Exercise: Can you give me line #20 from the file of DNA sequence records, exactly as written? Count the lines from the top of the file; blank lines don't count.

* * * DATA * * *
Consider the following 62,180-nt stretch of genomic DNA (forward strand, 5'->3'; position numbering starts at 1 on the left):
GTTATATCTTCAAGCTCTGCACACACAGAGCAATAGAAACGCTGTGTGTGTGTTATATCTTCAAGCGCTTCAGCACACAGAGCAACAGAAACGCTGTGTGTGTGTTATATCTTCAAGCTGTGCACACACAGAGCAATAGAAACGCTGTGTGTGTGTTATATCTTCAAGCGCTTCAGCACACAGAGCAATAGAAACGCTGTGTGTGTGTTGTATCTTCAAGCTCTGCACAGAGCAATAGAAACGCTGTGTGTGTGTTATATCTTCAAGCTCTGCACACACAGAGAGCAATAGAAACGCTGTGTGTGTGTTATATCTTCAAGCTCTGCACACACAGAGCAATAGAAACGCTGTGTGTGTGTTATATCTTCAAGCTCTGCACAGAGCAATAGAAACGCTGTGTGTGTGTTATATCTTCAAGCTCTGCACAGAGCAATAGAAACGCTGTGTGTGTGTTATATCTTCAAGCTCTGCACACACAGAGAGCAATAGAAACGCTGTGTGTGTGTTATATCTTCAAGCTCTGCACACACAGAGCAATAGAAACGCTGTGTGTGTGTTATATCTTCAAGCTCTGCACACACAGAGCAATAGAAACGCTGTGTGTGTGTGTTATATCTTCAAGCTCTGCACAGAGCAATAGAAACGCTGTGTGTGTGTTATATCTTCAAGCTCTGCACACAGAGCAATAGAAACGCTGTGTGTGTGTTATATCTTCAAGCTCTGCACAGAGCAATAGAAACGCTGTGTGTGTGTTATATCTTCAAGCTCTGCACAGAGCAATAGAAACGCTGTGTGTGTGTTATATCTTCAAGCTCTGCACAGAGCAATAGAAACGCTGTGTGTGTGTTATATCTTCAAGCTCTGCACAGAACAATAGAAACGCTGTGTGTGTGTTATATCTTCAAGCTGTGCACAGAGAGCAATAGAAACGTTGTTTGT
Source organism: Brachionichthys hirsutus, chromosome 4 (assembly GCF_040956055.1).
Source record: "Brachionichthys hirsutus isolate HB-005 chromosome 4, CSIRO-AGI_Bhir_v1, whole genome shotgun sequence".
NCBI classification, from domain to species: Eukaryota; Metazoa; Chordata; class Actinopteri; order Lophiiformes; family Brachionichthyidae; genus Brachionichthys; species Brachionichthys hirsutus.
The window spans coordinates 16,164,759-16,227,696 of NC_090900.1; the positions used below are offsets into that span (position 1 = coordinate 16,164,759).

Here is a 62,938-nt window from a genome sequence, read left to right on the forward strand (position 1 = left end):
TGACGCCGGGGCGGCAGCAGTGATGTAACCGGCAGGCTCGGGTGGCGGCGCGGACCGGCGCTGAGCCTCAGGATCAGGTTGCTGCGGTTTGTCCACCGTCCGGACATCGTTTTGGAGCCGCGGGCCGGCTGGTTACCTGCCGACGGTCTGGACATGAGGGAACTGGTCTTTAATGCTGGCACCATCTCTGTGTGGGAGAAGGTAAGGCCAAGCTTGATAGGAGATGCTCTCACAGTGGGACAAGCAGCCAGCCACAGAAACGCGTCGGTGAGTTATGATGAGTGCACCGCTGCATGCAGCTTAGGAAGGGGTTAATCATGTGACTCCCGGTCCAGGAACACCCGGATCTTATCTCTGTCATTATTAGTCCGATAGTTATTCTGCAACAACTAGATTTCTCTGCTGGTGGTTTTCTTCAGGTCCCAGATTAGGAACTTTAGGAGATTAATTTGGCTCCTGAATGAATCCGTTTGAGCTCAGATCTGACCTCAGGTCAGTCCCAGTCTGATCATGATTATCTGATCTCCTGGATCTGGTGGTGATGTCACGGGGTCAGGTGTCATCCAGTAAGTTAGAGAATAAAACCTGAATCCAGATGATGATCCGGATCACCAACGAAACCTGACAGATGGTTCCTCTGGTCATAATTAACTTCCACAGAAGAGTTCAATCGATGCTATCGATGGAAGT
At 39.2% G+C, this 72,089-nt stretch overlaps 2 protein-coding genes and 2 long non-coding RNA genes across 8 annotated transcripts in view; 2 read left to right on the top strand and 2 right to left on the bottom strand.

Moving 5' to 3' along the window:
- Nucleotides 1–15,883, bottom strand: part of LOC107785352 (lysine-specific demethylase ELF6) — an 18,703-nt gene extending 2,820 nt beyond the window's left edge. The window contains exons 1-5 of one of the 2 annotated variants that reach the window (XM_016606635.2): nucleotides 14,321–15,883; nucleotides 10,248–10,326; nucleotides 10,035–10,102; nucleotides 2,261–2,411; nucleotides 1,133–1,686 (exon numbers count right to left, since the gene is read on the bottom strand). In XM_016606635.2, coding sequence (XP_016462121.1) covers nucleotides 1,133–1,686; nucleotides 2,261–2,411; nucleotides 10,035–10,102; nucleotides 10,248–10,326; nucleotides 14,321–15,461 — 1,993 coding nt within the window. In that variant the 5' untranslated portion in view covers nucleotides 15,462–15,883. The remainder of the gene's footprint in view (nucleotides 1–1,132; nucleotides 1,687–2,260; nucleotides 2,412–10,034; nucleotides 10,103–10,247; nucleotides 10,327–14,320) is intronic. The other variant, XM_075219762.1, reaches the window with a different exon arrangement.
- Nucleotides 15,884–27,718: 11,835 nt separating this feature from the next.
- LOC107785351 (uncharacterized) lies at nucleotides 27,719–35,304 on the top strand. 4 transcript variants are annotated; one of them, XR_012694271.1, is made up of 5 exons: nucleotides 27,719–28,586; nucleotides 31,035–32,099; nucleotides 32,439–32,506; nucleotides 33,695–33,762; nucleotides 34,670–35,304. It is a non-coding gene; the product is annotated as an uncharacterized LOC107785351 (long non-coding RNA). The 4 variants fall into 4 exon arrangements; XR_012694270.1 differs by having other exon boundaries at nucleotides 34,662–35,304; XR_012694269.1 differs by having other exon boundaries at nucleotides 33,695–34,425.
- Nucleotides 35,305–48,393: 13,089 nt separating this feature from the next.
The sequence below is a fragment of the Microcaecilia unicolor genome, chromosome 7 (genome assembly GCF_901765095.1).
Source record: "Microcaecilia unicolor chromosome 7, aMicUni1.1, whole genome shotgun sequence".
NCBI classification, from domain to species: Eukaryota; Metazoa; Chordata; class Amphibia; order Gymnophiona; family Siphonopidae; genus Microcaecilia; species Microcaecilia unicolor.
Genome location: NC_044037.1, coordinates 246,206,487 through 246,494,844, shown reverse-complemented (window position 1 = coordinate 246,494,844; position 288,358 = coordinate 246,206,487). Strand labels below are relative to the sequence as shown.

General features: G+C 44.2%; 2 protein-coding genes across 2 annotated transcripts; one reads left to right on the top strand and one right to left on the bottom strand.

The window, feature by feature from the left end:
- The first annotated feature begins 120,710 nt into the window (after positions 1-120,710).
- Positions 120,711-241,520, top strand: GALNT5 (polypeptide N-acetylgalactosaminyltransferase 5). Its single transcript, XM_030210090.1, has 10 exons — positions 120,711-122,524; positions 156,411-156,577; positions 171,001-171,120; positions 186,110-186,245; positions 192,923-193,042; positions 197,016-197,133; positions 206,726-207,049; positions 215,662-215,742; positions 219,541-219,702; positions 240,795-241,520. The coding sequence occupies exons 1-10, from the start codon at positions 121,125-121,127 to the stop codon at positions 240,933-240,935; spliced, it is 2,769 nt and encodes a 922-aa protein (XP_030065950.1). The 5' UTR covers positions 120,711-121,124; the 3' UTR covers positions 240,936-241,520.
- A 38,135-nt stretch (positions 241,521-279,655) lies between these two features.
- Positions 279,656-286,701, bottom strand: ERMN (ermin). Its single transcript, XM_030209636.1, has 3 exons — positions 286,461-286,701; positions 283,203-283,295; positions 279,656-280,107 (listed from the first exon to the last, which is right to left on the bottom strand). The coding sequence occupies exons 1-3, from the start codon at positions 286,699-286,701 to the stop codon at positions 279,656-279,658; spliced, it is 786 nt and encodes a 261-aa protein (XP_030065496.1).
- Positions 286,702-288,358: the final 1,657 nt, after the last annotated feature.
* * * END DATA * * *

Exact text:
The window, feature by feature from the left end: